Electronics have always played a key role in the world of fishing and actually catching fish.  Whether you have the old “Green Box” flasher or a state of the art side imaging unit they all are used for the same purpose, to find fish and structure.


With the world of electronics today a person could drown in all the information that is out there about each and every unit.  It is certainly a daunting task looking at all the new units and their features or bells and whistles.


Called a depth finder, fish finder, graph, or locator they all serve the same purpose.  They are part of your equipment used to locate and find fish, structure, weeds and contours.  Some are even equipped with GPS and mapping functions to make reading a lake that much easier.


All the electronics in the world are not going to make you a better fisherman unless you know how to use them and how to properly employ them when you are out on the water.  Without knowing what you are looking at you are just playing a very high tech video game instead of fishing.


I have found in my time on the water that any electronics in my boat have dramatically increased my catch ratio while out fishing. To those outside of the fishing world some may think that they are just overpriced toys that take the fun out of fishing, but as fishermen/women we know better.


Taking time both on and off the water to learn the details of your electronics is a must to putting them to use and using them to their potential.  I am sure there are many features on my graphs that I am not using, but it is important to understand what you are looking at as well as how to navigate the screens.


Recent trips out on Lake Michigan for Salmon have proved my point by coming to the docks with a full cooler of salmon.  I used my main Humminbird graph to zero in on pods of fish that were suspended in the water column.  We were able to use the Side Imaging function to locate fish that were out to the sides of the boat so that we could run our baits right over them and increase our catch ratio.


The GPS function also allowed me to mark where we found and caught fish and then retrace our path to put us back on the pods of fish so that we could make pass after pass over an area to keep catching fish.  Without these waypoints I would have been guessing where we had found the fish.


Another electronic tool that proved to be very useful was my Fishhawk X4 unit.  This is a unit that utilizes an underwater probe attached to my downrigger that gives me the speed and temperature at the depth I set the downrigger at.  There are several other manufactures out there to choose from, but the premise is the same.  Getting your speed and temperature at different depths in the water column. When fishing lake Michigan there are many currents that can affect how your lures are running and having a view of what is going on down at my baits allowed me to adjust my presentation to produce fish.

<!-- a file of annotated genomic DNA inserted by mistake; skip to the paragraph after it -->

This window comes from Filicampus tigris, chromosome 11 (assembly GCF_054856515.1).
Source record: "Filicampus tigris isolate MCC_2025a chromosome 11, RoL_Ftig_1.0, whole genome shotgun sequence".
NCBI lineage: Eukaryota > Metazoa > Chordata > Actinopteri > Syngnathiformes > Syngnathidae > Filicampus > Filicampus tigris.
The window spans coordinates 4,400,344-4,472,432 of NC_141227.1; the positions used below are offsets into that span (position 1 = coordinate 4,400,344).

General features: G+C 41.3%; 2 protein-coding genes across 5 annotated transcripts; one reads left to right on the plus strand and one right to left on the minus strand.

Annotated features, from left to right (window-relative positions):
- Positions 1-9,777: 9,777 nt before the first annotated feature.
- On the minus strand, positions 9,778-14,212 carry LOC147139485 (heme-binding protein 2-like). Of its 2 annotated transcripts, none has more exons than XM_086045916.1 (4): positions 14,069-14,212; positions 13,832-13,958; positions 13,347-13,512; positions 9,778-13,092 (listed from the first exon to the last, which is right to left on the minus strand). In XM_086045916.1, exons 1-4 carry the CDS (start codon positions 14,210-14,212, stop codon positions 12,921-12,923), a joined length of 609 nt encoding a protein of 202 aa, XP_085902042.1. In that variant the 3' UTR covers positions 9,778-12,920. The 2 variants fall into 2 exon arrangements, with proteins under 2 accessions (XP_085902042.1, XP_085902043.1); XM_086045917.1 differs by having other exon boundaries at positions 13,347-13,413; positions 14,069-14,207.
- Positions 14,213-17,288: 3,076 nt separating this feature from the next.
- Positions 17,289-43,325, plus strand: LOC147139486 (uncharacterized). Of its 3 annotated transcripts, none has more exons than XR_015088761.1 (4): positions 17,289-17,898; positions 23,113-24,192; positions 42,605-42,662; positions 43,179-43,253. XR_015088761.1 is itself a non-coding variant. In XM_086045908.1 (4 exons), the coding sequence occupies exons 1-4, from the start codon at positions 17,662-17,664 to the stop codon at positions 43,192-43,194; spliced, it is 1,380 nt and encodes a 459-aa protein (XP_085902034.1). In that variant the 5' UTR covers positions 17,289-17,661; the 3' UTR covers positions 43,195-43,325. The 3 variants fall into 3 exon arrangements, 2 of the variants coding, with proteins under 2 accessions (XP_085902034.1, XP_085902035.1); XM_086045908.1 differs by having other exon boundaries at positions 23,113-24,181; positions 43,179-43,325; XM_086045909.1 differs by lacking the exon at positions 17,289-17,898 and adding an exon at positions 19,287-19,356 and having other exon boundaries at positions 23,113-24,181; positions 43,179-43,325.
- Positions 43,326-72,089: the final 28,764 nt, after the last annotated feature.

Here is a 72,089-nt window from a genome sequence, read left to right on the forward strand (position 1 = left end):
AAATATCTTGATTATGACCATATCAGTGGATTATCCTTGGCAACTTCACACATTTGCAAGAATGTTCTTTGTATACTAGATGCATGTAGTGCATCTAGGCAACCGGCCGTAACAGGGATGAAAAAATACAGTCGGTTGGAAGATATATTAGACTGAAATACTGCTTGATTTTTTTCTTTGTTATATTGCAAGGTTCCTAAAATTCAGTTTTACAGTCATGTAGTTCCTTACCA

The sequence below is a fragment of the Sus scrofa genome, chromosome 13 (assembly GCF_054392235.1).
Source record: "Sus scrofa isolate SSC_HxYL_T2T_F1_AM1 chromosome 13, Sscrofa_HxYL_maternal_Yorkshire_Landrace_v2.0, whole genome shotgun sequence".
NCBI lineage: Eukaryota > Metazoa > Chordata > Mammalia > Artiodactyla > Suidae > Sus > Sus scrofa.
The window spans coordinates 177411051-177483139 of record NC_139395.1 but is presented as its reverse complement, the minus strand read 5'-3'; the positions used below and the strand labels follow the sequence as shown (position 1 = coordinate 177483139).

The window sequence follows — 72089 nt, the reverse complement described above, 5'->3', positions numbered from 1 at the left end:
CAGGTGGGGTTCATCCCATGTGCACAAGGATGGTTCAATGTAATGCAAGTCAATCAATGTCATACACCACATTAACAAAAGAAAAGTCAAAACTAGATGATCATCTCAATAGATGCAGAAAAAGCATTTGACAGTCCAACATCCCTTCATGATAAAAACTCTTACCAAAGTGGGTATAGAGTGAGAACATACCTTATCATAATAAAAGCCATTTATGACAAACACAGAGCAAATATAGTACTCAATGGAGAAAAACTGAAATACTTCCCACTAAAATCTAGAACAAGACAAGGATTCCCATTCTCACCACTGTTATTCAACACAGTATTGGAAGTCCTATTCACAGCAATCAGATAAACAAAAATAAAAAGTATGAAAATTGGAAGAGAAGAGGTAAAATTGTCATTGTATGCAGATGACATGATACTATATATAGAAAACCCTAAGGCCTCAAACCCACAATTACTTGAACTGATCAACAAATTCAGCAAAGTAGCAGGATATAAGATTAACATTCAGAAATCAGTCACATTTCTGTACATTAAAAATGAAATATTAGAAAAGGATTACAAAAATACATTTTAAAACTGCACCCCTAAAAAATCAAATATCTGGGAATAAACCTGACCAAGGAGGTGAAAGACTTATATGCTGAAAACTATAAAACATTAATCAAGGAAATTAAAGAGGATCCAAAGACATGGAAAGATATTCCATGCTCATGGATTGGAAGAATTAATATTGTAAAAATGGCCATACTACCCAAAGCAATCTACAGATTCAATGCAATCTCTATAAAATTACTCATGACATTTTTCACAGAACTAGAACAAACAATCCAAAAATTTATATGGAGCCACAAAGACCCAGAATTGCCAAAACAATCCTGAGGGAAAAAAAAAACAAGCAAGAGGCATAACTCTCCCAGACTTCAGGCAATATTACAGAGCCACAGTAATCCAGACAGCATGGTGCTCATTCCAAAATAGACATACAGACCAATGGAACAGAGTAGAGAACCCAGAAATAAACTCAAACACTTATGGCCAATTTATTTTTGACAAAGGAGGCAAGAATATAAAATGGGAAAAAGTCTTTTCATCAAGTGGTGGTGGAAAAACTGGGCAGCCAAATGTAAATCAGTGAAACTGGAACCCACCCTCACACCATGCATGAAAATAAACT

I found that there was a significant current while running in an East troll and my surface speed was about 2.5mph while I was only 1.9mph 50feet down.  Most of our hits came on an Eastbound troll and that let me know what speed these fish wanted our baits at.


When we would switch directions the currents changed my bait speeds and our bite would die off.  Using both my Graph and the Fishhawk I was able to reproduce my speeds in all other directions and when I did this our fishing was fast and furious.


This was a great example of how electronics played a huge roll in putting more fish in the cooler and how we were able to stay on the fish that were in the mood to bite our offerings.


The use of Side Imaging can also play a great role in finding fish and allowing me to target these fish without running the boat right over the top of them.   Even though Coho this time of year are not easily spooked, I found that on days when the bite is tough if you went over the top of them they were less likely to take our offerings.


Using the Side imaging and the gps we were able to put the boat in a position that would allow our outside baits to run over the more aggressive fish without causing too much commotion and spooking the fish.  This advantage, again, allowed us to put more fish in the boat.


With the combination of different electronics there opens up a new world in the way I approach any fishing situation and I suppose some would think that this is an “unfair” advantage, however I see it as a learning opportunity.

bait ball

We use computers almost every day in our life and they are used for work, pleasure, or a combination of the two.  So why can’t we use electronics in our fishing? When used correctly and in combination with others it is possible to eliminate unproductive water and find areas that you might not have seen otherwise.


Today’s technology has allowed us to get a computer generated representation of what is under or to the sides of our boats.  This has led me down a path that has allowed me to catch more and often bigger fish.  I can eliminate unproductive water and concentrate on structure that will produce fish.


Recent outings have proved the effectiveness of my electronics and have allowed me to gain confidence in my presentations.  Take the time to learn your electronics and how to put them to good use and you will become more productive on the water.